By Jared Chausow
By Katie Toth
By Elizabeth Flock
By Albert Samaha
By Anna Merlan
By Jon Campbell
By Jon Campbell
By Albert Samaha
Terribly useful rules for life
A New Yorker's response: "How can you not?"
Parker continues: "Other places may give you a sweet and soothing sense of level; but in New York there is always the feeling of 'Something's going to happen.' It isn't peace. But, you know, you do get used to peace, and so quickly. And you never get used to New York."
Dysfunctional families being what they are, this might be why most New Yorkers seem to be in therapy.
Be unflappable. The interests, behaviors, and banal possessions of the rest of the world do not interest you. Frankly, you've seen it all, and nothing is that shocking. This worldly affect must be employed in all cases, whether you are shopping for cheese next to Willem Dafoe; experiencing an earthquake, hurricane, or other natural disaster; confronting a man in assless chaps who is wearing a rat that is wearing a baby rat for a hat; crossing heedlessly in front of a speeding Mack Truck; or being stopped on a subway train for a few minutes longer than expected. Celebrities and weirdos and the pedestrian dangers of life are not in the least bit interesting; you see them all the time. (Covers mouth to yawn.)
Exceptions must be made, however, for in-home washers and dryers, dishwashers, people who own cars, air conditioners managing to stay in windows (or not), zoo animals flying the coop, snow in October, and any and all YouTube videos featuring any of the above as well as subway fights. A real New Yorker stares and whispers in awed tones, "Only in New York!" only in the privacy of his own Internet connection. If you see something, say something—but keep it between you and people you don't hang out with in real life. Or, as the Riches put it, have a personal panic-prevention program in case the subway does stop. (#1: "Whip out your Times and read, for the first time in your life, every word of Arthur Krock's column." #4: "Look around and try to guess which of your fellow passengers will be the first to panic.")
In that first New York City apartment, not once but twice, cops came to bust brothels operating on our floor. When they attempted to batter down our door instead of our neighbors', we opened up, pointed them in the right direction, and explained cheerily, "Oh, we're not hookers!" To our great satisfaction, the mystery of why that man was always washing sheets in the shared laundry room had finally been solved.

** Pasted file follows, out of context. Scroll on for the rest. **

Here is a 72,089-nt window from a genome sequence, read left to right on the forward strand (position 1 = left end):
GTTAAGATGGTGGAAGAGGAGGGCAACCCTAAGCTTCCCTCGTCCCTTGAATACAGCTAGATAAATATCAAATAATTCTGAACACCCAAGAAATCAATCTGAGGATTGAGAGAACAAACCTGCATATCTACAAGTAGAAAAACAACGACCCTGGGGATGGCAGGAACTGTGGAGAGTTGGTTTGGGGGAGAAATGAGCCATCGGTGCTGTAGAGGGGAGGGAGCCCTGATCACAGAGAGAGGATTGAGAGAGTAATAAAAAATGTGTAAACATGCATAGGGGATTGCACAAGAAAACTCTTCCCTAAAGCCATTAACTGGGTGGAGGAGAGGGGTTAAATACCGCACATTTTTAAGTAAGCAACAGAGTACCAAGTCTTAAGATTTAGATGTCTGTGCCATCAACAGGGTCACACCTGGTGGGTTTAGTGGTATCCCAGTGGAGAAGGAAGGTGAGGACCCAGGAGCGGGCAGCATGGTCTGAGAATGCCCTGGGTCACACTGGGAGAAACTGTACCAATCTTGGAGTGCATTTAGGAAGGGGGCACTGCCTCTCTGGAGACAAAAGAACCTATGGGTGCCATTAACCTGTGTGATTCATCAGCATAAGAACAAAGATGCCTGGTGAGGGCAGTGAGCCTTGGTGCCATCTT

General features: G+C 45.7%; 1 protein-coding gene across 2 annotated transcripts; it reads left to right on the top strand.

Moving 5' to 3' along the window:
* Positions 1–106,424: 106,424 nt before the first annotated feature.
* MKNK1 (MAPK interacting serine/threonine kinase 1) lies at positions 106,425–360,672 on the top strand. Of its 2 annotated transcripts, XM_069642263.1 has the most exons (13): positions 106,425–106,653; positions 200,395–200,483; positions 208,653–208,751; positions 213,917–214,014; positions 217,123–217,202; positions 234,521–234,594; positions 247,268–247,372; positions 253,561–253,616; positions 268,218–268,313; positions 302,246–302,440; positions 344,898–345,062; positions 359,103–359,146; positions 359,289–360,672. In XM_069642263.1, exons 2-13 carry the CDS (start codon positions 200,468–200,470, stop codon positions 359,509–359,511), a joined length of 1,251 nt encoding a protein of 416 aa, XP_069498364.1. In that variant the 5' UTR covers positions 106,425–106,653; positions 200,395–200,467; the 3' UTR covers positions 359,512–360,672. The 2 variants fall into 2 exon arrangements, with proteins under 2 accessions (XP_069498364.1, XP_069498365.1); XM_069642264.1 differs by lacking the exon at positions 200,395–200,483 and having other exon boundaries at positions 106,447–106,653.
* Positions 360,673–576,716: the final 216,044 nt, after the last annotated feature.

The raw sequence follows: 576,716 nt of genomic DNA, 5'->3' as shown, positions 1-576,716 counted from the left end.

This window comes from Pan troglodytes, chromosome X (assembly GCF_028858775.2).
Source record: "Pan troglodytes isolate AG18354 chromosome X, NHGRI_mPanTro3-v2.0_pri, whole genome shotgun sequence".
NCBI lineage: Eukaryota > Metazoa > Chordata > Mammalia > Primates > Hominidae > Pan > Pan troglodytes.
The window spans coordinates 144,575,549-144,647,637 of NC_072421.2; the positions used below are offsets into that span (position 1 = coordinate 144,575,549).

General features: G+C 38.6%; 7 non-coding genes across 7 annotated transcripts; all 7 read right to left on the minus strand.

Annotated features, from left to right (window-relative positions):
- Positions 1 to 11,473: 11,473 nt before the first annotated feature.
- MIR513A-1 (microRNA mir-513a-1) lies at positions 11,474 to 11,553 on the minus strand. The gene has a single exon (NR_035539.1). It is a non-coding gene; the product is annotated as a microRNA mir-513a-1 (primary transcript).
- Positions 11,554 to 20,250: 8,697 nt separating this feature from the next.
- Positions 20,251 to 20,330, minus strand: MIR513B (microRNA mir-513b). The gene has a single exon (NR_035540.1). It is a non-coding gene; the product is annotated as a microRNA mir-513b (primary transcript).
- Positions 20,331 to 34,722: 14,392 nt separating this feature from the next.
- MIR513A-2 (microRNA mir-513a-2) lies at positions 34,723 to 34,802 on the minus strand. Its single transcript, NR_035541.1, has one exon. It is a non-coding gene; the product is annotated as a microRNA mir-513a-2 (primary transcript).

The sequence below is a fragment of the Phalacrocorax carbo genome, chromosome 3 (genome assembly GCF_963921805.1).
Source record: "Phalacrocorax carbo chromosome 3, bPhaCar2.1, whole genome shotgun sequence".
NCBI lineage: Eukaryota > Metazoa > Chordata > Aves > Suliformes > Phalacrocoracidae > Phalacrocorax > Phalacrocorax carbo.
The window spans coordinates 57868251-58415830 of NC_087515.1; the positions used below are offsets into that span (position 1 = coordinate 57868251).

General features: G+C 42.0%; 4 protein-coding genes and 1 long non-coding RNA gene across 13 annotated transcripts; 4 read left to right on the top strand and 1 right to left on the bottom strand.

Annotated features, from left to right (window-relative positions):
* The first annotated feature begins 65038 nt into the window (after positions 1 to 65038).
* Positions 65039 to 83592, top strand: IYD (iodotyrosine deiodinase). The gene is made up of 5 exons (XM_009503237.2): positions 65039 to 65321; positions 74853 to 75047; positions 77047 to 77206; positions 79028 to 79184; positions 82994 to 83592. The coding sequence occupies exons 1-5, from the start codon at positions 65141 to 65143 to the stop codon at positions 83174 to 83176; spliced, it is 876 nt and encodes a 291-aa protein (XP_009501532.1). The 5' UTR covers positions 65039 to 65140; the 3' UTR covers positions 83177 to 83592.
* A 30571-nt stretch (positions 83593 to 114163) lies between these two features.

Make your neighborhood your own small town. What separates the "real" New Yorkers from the tourists? You care, and in caring, your neighborhood becomes your own, with the familiarity of small-town living: There's your coffee shop or bodega, where they adorably pretend never to know your order; your local bar, where a drink is on the house seeing as how you left your wallet there last week, and they confiscated the cash; your restaurants, where they will generously not grind the steak into the floor with their heel before serving it to you well-done; and the charming folks in your building who always want to socialize with delightful tales of yore: "Did you know that a man died in the elevator in the late '70s? He was there for three days before they found him!"
The ultimate in putting down roots, of course, is to have your own family here and to share your hometown and all its idiosyncrasies with them. Charles Ardai, entrepreneur, writer, and lifetime New Yorker, says: "People told my parents they were crazy to raise two kids here. No one says that to me now that I'm raising my daughter here. I wish they would. I want to raise my child somewhere no sane person would raise a child. That's how you make a New Yorker."
The secret to raising a kid in the city, say the Riches: "Have a brilliant child. . . . He won't mind spending long hours at home on your small terrace, because he'll be busy out there taking samples and working on the city's air pollution problem."
Lament the way things change, even as you know it is inevitable. Despite our hard-edged reputation, we are, in fact, a bunch of nostalgic saps. Tough guys on the outside, pure mush in the middle. And we hate change, we really hate it, even though change has been a New York constant since before New York was born. In How to Be a New Yorker, the Riches write: "Long ago we realized that New York is the only place for heart-on-the-sleeve romantics like us, who shed tears over old monstrosities coming down, like Pennsylvania Station, and new ones going up, like the World Trade Center. Far from choosing Manhattan for its rigors and challenges, we live here because it's the only place we've ever found that's sentimental enough for us."
To be a New Yorker is to complain about how things are not the same as they used to be, whether you're Theodore Dreiser writing in the 1900s or Sandee Brawarsky writing about the Bowery in an essay titled, precisely, "Oh, It's Not What It Used to Be" in The New York Times in 2000. (Now, in 2011, it is even further from what it used to be.) As Colson Whitehead puts it in "City Limits," his intro to The Colossus of New York, "You are a New Yorker when what was there before is more real and solid than what is here now."